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With the help of green screens, King Kong takes center stage in new original play

Kalinda Gray enacts the role originated by Fay Wray in Maverick Theater’s new stage version of the iconic 1933 film “King Kong.”
(Photo by Brian Newell)

Legendary movie characters don’t get any bigger than King Kong — unless you include Godzilla.

A few years back, Maverick Theater founder Brian Newell created “Giant Green Lizard,” an original live stage version about the Japanese answer to Kong.

Now he’s tackling the gargantuan simian who climbed into the hearts of movie-lovers everywhere, and became a cinematic icon, as the titular character of the 1933 RKO Pictures adventure film.

As the famed story goes, Kong rules over the mysterious, prehistoric Skull Island, until the slick movie director Carl Denham subdues and brings him in chains to New York City, where he’s put on display as “The Eighth Wonder of the World.”


In the now-legendary climactic scene, King Kong’s infatuation with blond movie actress Ann Darrow (Fay Wray) leads him to the top of the Empire State Building and, eventually, to his death in a cinematic fantasy version of the “Beauty and the Beast” fable.

During the filming of “King Kong,” a novelized version of James Creelman and Ruth Rose’s screenplay was written by Delos Lovelace to help sell the upcoming film to the moviegoing public.

Newell said that in 2013 he learned that the rights to the novel were “mishandled,” causing it to fall into the public domain. Therefore, anyone can adapt it without having to obtain or pay for potentially costly performance rights, which is why he chose to adapt this version for his original stage script.

The cast of Maverick’s original stage version stars Paul Zelhart and Kalinda Gray, center, as movie director Carl Denham and movie actress Ann Darrow.
(Photo by Brian Newell)


To bring Kong to life and make him appear to tower over the story’s characters at the Fullerton theater, Newell uses green screen rear-projection technology combined with a closed-circuit live video feed of an actor in an ape costume, performing live.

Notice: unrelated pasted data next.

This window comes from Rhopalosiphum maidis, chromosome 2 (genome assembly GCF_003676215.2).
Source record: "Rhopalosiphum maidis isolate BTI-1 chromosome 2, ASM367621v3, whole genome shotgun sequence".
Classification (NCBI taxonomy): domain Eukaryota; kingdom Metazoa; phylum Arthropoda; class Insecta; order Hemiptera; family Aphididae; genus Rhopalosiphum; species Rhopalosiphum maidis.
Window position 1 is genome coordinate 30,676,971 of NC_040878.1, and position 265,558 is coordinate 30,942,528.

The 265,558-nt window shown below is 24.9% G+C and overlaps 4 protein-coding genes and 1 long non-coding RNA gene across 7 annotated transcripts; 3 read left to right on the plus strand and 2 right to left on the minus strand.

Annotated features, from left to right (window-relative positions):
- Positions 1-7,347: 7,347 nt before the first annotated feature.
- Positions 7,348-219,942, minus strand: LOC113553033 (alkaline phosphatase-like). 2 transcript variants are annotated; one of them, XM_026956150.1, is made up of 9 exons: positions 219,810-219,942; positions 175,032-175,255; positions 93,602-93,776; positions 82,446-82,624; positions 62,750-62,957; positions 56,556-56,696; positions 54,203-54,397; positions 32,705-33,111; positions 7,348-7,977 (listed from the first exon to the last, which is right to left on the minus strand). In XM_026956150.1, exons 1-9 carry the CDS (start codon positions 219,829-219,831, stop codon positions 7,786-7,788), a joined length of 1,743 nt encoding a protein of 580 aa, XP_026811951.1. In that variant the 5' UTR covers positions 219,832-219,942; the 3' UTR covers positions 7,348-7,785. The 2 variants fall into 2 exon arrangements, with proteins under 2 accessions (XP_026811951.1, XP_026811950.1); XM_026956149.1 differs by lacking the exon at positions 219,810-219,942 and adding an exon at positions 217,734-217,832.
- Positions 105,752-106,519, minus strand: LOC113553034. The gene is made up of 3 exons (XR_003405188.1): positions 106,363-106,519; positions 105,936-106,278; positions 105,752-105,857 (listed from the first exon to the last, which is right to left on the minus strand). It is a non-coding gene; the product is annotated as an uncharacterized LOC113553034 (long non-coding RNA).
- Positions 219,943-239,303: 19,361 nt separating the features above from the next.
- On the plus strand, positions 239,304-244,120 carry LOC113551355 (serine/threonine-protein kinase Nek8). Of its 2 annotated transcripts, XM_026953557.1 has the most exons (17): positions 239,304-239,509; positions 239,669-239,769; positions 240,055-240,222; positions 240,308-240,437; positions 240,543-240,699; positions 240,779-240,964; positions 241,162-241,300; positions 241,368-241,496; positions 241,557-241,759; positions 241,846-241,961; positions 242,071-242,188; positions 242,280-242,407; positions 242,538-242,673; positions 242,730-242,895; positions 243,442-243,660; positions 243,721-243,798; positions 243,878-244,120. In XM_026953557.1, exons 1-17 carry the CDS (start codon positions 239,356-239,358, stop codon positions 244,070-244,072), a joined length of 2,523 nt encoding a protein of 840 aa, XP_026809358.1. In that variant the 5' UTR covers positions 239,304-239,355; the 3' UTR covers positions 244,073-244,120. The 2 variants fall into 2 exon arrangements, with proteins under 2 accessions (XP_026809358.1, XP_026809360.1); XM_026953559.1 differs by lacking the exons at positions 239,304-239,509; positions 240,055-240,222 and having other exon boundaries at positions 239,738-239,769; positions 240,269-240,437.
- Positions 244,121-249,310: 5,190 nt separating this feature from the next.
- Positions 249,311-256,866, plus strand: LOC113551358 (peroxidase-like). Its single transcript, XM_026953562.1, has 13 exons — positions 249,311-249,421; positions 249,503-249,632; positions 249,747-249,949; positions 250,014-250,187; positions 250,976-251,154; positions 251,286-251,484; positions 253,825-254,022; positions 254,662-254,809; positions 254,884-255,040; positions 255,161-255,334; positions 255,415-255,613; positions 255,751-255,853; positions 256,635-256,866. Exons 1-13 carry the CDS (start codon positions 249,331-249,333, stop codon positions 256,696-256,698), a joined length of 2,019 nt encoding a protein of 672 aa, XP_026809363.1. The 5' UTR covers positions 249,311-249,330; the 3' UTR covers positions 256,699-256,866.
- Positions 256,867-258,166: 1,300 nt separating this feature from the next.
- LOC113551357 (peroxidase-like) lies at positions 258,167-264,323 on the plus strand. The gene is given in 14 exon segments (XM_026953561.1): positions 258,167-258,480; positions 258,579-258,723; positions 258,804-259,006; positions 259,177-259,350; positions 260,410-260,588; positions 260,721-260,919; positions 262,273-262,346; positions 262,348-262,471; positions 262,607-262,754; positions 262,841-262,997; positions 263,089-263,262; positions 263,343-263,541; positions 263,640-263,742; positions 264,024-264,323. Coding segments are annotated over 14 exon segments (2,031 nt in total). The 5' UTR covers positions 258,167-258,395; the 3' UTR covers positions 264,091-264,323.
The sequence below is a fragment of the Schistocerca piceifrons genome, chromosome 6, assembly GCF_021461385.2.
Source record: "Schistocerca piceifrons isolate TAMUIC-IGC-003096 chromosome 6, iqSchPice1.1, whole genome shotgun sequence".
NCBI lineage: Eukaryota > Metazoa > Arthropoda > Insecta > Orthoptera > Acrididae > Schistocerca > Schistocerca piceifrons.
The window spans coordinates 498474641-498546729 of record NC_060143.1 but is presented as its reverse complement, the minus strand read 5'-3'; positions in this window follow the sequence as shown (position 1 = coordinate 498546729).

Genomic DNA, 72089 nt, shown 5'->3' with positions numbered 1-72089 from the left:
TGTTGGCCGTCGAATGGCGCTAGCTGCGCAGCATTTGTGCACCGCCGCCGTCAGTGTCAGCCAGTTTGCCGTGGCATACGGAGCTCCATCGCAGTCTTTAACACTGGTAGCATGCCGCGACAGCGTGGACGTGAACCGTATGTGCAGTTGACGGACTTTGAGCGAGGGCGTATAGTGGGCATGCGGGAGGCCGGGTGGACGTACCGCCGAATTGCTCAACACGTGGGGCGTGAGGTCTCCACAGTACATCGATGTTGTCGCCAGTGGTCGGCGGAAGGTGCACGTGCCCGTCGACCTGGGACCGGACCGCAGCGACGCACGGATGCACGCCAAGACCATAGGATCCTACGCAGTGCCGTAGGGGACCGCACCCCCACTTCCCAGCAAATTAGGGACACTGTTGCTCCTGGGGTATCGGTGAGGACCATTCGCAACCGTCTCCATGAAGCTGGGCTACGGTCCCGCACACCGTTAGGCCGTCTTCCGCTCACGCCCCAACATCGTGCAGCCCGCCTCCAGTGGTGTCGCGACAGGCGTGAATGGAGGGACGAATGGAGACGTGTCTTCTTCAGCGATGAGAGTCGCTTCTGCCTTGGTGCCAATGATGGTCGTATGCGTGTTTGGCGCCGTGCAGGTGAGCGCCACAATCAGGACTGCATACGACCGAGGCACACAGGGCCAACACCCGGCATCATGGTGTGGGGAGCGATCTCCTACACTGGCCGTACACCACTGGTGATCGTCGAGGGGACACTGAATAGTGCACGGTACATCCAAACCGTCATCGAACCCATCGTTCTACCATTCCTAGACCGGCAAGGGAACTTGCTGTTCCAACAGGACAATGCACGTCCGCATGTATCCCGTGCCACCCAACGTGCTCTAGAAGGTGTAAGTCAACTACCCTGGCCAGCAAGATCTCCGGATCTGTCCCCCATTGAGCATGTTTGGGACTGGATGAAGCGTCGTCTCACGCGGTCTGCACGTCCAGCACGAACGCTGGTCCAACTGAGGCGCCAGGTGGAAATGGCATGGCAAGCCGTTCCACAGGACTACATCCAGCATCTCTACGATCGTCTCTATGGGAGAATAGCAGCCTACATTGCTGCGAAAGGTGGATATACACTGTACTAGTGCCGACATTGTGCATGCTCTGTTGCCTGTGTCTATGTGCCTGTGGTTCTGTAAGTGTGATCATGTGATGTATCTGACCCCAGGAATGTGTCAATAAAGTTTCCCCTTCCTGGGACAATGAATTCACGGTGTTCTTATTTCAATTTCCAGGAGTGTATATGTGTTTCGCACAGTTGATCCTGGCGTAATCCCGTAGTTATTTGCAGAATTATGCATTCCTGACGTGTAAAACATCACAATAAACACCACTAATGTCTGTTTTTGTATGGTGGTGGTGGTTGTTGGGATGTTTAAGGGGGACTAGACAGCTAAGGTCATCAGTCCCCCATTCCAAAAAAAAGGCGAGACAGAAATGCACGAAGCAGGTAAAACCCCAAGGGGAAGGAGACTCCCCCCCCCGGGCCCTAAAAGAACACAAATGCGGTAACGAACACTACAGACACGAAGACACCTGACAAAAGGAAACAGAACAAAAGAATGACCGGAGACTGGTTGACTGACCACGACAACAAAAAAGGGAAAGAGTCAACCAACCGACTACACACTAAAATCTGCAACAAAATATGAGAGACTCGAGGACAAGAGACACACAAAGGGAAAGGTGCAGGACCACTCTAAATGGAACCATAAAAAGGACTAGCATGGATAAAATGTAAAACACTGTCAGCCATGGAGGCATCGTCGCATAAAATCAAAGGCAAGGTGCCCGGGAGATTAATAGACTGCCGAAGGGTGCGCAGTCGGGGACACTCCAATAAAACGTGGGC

“[Our Kong is] being positioned against miniature sets, such as the top of the Empire State Building and the enormous gate Kong smashes through on Skull Island,” Newell said. “A giant mechanical hand and arm [will] allow the ape to interact with the story’s normal-sized characters.”

Members of Maverick Light and Magic, the theater’s special effects team, will use video mixers to composite animated backgrounds and miniature sets with multiple green-screen shots.

Brian Newell (standing at left) oversees a scene from “King Kong” using green-screen rear projection. The technique allows him to integrate his cast with a live actor portraying the ape, as well as film and video footage.
(Photo by Heidi Newell)

“In regards to computer and video technology, the scope of the project is absolutely beyond what has been done on our stage before,” said Newell, noting that live compositing of multiple video sources is a process similar to what special effects director Willis O’Brien created for “Kong” 86 years ago.

O’Brien’s stop-motion, animated miniature models — and other visual tricks he used in “King Kong” — revolutionized special effects “as much as ‘Star Wars’ did 44 years later,” Newell said.

“King Kong” involves a total of 14 designers and technicians, including costume designer Celestina Hudson, who created and built an ape suit, as well as the film’s iconic Fay Wray dress and Skull Island native costumes.

As far as tone, Newell said his aim was to capture the original film’s combination of adventure and lighthearted, tongue-in-cheek humor while trying to evoke a sense of wonder and excitement within those watching the show.


“[It’s] for those who love the original film and for those who want to take a theatrical adventure into the unknown,” he said.

Eric Marchese is a contributor to Times Community News.


What: ‘The Eighth Wonder of the World, King Kong’

Where: Maverick Theater, 110 E. Walnut Ave., Fullerton

When: Through March 17. Fridays and Saturdays at 8 p.m., Sundays at 5 p.m.

Cost: $30 ($10 for students with current ID)

Information: (714) 526-7070,